The main principles of Islamic finance
A little known sector of global finance until recently, Islamic finance has been growing rapidly for several years and in 2015 accounted for nearly USD 1,700 billion in global assets; it could increase to around USD 2,900 billion by 2021.
The word Islamic banking covers all financial products and transactions that conform to the principles of Koranic law, which include the ban on interest, uncertainty and gambling, the ban on investing in sectors considered illegal (alcohol, tobacco, gambling, etc.), and the respect of the principle of profit and loss sharing.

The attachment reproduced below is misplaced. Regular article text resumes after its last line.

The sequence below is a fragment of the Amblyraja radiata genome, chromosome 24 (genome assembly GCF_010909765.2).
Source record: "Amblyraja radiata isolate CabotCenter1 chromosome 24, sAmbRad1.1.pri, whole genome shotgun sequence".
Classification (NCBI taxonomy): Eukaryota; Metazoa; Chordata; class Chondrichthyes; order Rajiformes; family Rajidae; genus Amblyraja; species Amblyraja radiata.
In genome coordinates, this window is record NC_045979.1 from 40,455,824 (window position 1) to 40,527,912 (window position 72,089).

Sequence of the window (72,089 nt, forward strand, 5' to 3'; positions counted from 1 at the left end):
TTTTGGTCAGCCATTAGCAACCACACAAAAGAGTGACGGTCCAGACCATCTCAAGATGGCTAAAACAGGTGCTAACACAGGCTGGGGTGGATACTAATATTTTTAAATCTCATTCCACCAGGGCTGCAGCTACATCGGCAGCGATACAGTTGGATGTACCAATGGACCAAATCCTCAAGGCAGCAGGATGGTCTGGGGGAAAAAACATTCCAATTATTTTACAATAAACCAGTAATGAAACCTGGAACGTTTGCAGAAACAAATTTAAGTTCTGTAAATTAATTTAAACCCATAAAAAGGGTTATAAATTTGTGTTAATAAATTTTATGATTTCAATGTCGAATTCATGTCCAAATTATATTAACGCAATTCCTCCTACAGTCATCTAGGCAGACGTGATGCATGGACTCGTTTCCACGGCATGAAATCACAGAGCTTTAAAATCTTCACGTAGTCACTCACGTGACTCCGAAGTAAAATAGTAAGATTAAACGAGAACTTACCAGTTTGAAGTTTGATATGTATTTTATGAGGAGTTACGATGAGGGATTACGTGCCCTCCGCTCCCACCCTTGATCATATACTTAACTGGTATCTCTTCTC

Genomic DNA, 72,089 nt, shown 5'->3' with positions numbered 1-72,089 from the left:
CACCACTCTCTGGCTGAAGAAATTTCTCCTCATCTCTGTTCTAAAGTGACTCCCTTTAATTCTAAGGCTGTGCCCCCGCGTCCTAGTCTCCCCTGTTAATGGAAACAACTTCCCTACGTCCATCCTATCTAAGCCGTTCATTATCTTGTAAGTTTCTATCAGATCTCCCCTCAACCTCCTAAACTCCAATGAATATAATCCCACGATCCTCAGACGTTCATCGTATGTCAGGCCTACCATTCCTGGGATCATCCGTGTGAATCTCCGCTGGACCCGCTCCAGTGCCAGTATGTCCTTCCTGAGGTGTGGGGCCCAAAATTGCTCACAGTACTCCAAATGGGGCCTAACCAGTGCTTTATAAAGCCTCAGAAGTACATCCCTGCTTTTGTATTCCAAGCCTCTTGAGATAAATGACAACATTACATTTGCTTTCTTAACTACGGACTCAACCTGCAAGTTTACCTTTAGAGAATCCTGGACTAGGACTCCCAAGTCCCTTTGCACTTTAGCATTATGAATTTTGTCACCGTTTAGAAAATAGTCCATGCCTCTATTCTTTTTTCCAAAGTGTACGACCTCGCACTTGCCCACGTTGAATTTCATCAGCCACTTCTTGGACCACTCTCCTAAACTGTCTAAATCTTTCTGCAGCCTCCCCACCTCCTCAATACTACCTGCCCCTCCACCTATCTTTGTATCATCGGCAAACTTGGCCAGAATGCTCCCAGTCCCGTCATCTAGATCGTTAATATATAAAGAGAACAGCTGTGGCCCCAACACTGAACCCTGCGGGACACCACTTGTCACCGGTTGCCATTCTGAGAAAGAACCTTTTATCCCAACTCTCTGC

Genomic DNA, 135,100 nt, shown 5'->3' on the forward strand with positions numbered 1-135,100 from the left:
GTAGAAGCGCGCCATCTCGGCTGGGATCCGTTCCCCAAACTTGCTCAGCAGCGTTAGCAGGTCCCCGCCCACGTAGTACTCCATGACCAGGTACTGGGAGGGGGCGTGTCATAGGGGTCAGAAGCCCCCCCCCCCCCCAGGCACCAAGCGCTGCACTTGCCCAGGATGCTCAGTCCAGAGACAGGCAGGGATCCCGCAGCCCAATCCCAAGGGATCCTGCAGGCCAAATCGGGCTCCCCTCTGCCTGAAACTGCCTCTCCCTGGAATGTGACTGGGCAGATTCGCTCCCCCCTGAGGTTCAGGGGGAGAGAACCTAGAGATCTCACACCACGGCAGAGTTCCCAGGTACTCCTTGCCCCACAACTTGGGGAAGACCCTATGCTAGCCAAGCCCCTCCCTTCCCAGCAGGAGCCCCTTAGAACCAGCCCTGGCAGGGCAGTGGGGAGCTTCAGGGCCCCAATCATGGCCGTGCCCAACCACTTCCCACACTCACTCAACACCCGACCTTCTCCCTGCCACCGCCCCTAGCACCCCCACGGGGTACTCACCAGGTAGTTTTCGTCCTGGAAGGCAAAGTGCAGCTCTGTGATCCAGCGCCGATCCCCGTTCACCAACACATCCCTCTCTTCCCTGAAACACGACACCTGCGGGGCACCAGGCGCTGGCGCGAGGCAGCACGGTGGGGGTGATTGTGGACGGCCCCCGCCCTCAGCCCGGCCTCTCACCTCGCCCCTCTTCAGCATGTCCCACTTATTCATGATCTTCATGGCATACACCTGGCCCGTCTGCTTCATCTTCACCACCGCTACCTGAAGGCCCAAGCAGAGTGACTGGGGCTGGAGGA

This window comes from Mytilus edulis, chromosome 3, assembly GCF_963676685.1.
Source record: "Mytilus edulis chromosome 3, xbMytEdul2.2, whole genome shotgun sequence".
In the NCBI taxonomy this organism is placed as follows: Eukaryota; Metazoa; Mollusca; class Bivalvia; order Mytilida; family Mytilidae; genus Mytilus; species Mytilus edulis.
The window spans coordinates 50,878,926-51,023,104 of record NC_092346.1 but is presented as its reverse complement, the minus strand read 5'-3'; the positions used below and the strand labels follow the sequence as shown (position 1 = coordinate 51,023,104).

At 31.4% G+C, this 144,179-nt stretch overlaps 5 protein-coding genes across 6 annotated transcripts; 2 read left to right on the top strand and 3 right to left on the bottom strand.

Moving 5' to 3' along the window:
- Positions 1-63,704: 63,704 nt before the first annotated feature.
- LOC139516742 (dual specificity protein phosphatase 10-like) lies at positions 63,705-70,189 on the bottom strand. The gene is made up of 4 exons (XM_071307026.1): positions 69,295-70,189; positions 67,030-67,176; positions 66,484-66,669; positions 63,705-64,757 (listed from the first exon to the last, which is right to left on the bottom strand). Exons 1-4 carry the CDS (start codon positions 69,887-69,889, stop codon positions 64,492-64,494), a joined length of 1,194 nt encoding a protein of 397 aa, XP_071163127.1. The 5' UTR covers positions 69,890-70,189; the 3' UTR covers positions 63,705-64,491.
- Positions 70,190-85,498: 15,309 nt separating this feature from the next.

The main tools of Islamic finance are the murabaha and sukuks.
Murabaha is a sale contract whereby a seller sells an asset to an Islamic financier who sells it to an investor for a price payable in the future (instalment sale).
Sukuk and similar financial products are securities that represent a debt security or loan to the holder, the remuneration and principal of which are indexed to the performance of one or more assets by the issuer. These assets are allocated to the payment of the remuneration and the repayment of the sukuk or similar products.